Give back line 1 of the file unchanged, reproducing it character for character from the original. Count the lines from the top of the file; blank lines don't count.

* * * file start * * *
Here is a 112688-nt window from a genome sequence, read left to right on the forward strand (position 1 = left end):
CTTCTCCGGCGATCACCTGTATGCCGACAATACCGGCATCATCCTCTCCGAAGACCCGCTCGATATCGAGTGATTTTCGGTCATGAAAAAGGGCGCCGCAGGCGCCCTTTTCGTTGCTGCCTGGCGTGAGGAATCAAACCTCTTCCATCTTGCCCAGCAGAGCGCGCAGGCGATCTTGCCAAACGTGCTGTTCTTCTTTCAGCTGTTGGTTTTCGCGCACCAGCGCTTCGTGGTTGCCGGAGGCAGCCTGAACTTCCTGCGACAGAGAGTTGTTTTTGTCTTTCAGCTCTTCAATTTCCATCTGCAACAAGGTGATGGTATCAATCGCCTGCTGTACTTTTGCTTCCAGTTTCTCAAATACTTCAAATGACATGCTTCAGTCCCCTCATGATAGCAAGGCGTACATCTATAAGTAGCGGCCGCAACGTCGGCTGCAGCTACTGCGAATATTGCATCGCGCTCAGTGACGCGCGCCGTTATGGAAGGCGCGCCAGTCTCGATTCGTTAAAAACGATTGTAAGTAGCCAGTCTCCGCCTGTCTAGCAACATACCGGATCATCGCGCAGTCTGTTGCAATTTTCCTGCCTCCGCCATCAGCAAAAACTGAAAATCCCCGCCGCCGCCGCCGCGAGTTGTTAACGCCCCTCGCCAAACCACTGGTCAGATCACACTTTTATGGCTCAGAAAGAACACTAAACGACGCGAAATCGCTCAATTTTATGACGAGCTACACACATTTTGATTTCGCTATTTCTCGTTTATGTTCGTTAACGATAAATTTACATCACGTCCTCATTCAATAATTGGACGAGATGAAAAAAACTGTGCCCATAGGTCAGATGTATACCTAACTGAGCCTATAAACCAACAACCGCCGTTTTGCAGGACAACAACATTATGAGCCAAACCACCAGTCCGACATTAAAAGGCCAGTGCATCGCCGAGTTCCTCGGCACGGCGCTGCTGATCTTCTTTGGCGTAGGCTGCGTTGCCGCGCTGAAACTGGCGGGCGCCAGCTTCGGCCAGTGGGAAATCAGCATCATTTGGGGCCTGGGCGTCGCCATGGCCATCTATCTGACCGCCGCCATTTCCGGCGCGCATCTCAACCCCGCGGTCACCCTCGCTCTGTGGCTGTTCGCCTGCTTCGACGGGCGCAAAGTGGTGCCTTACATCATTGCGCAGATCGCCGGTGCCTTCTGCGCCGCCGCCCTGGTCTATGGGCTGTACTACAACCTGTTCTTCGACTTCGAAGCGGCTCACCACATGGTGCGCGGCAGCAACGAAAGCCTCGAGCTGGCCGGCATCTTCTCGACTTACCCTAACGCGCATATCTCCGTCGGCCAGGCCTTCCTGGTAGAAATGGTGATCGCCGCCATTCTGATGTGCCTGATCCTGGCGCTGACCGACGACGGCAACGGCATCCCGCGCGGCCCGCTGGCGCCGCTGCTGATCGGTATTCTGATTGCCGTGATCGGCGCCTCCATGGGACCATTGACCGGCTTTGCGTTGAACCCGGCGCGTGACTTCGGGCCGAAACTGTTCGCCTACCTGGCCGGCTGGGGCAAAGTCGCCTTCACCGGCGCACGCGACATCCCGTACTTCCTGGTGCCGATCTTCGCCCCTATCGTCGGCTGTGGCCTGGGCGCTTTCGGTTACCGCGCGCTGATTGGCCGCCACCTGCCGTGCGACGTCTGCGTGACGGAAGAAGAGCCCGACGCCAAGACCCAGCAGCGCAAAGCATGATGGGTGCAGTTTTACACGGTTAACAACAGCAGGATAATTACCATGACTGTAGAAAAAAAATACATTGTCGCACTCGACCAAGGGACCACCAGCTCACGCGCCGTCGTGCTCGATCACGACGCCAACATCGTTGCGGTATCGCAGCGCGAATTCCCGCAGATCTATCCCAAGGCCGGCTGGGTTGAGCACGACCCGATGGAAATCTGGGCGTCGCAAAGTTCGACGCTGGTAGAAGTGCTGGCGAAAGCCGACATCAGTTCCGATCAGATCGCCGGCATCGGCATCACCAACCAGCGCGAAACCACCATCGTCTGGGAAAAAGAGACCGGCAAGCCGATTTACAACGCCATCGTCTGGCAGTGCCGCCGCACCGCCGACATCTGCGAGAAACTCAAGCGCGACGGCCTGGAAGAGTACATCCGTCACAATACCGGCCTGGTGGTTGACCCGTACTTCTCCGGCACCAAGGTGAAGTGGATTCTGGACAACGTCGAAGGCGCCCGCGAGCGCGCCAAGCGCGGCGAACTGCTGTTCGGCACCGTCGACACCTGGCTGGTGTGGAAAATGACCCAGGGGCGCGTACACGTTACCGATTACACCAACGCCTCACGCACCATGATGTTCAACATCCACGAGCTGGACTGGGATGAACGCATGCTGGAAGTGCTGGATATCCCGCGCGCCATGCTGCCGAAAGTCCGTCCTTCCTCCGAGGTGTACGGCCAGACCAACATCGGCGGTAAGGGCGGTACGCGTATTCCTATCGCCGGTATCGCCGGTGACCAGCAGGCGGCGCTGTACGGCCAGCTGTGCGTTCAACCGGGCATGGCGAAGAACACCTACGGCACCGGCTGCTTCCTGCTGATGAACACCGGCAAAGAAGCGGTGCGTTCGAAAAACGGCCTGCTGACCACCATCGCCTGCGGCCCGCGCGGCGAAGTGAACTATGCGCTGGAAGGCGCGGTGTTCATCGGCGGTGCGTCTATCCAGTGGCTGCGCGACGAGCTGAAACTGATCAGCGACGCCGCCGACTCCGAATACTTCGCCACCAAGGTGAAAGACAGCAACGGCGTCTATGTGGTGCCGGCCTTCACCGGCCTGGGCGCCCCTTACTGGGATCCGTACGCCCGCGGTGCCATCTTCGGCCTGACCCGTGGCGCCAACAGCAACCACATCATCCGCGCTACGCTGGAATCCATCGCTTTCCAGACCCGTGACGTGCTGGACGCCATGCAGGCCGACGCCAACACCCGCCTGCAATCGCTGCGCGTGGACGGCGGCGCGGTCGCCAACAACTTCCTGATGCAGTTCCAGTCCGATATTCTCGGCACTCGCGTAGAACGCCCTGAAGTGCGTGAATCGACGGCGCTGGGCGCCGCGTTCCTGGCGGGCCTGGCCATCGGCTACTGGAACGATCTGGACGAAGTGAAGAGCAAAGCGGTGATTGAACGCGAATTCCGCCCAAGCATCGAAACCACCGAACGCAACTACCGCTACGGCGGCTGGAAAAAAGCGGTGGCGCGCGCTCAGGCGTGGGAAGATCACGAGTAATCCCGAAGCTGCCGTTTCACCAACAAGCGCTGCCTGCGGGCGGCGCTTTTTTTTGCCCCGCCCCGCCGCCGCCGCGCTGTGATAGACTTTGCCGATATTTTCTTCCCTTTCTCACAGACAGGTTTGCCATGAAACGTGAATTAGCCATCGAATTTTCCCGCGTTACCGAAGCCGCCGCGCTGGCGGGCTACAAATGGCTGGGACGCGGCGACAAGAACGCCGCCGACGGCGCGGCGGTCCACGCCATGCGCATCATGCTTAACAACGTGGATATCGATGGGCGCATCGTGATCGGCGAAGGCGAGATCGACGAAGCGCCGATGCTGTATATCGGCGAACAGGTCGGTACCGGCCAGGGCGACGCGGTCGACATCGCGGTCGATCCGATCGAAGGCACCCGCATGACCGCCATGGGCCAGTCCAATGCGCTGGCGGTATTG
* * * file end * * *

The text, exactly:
Here is a 112688-nt window from a genome sequence, read left to right on the forward strand (position 1 = left end):